In the history of experiments in education, probably no institution has had such a lasting influence as the Black Mountain College. Many of its students and faculty, such as Willem and Elaine de Kooning, Robert Rauschenberg, Josef and Anni Albers, Jacob Lawrence, Merce Cunningham, John Cage, Cy Twombly, Kenneth Noland, Ben Shahn, Franz Kline, Arthur Penn, Buckminster Fuller, M.C. Richards, Francine du PlessixGray, Charles Olson, Robert Creeley and Dorothea Rockburne have contributed to shaping their respective fields of art. It was one of the first institutions to question the traditional systems of education and has inspired the founding of similar institutions. How come an institution that was never accredited, that was started with just $14,500, that enrolled not more than 100 students every year, that barely lasted 24 years, was so influential as to be credited with shaping the modern art movement?

The story is full of coincidences.

The Right of Children to Free and Compulsory Education Act, which was passed by the Indian Parliament on 4 August 2009. The Act is, without a doubt, a landmark event and India became one of 135 countries to make education a fundamental right of every child when the act came into force on 1 April 2010. It has been received with equal amounts of enthusiasm and scepticism. Either way, there are some serious implications for the different stakeholders involved. Here is a closer look at the Act.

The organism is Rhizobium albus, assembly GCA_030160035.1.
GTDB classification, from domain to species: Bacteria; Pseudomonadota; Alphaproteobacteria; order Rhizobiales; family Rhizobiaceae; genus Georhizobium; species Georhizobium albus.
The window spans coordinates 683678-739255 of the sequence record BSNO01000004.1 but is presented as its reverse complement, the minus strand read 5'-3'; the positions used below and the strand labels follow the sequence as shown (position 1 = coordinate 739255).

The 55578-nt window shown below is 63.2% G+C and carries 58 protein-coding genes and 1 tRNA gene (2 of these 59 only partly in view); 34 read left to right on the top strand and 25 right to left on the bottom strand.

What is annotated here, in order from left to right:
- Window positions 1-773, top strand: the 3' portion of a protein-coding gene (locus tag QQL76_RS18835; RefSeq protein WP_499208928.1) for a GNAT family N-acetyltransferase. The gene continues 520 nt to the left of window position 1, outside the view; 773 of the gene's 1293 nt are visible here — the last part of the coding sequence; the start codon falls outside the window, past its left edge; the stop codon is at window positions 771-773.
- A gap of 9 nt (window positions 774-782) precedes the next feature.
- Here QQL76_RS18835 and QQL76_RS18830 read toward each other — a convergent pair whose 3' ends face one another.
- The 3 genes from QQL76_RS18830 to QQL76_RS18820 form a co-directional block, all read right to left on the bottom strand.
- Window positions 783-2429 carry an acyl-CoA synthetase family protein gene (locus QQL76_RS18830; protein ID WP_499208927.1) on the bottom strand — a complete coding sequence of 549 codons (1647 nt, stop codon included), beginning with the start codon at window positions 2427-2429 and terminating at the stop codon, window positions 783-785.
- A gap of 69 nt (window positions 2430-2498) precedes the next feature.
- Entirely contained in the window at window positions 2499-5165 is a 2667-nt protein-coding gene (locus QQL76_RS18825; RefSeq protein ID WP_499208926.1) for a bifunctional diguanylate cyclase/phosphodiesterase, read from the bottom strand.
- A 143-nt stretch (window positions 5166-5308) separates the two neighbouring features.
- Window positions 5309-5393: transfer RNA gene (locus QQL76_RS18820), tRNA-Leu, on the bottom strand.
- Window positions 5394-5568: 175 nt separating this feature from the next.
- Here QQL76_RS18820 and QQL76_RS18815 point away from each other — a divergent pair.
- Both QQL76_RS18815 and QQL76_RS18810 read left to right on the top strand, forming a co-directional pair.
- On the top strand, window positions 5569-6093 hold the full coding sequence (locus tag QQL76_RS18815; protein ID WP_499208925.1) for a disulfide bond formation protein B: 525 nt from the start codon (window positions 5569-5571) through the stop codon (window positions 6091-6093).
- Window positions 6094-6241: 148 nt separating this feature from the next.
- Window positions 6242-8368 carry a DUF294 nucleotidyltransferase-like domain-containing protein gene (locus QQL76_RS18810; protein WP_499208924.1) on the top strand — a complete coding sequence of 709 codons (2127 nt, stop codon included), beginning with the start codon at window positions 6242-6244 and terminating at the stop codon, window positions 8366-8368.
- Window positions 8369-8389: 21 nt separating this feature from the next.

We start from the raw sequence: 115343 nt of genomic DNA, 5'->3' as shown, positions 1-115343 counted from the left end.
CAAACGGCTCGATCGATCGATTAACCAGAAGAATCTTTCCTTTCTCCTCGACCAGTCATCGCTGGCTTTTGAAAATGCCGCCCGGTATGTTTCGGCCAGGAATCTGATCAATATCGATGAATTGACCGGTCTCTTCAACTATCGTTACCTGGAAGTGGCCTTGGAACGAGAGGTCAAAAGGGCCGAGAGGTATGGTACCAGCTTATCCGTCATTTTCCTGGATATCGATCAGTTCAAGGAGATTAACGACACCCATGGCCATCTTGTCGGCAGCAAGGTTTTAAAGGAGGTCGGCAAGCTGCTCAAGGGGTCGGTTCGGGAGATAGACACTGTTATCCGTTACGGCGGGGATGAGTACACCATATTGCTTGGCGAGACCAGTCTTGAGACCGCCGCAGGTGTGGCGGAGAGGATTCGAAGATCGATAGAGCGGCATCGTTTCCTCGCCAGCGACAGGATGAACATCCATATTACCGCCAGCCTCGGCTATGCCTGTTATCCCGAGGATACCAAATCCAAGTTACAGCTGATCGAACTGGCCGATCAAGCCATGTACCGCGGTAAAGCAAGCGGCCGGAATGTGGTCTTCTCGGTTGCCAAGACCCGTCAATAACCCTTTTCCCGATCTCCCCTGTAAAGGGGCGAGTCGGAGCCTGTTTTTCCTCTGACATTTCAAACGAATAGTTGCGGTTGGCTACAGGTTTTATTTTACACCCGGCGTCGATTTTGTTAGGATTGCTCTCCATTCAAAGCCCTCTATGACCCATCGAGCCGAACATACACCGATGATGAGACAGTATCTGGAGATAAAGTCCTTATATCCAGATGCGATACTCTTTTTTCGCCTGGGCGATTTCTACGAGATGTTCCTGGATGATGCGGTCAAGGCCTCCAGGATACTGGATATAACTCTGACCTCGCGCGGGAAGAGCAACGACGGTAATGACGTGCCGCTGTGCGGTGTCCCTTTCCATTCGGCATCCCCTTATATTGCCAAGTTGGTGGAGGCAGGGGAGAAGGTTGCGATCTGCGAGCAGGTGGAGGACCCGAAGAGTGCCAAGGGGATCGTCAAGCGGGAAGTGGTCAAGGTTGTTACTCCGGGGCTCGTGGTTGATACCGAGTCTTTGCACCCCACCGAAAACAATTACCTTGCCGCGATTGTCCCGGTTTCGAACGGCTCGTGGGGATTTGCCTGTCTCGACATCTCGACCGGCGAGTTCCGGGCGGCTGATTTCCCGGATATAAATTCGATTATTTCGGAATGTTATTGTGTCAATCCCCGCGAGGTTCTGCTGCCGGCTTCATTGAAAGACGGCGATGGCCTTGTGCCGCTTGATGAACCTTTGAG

In the 1970s, when Prakash Amte decided on an impulse to stay and work at Hemalkasa in Maharashtra few could have predicted what he would achieve over the next 30-40 years. Probably, not even his own father, the legendary Baba Amte. When he and his wife Manda, began their adventure in this quiet jungle, the place was beautiful but isolated from all civilisation. There was no electricity for the first 17 years. No supplies of food and no school for their children. The river Bandia flooded in July and Hemalkasa was completely cut off for 6 months in a year. And the challenges were enormous. The Madia Gond tribe were hunter-gatherers. They had little access to regular food and almost no health care. Diseases and deaths due to Malaria, tuberculosis, diarrhoea, whooping cough, gangrene, ulcers and malnutrition were quite common. The tribal people were also very suspicious of city-dwellers and ran away if they saw them.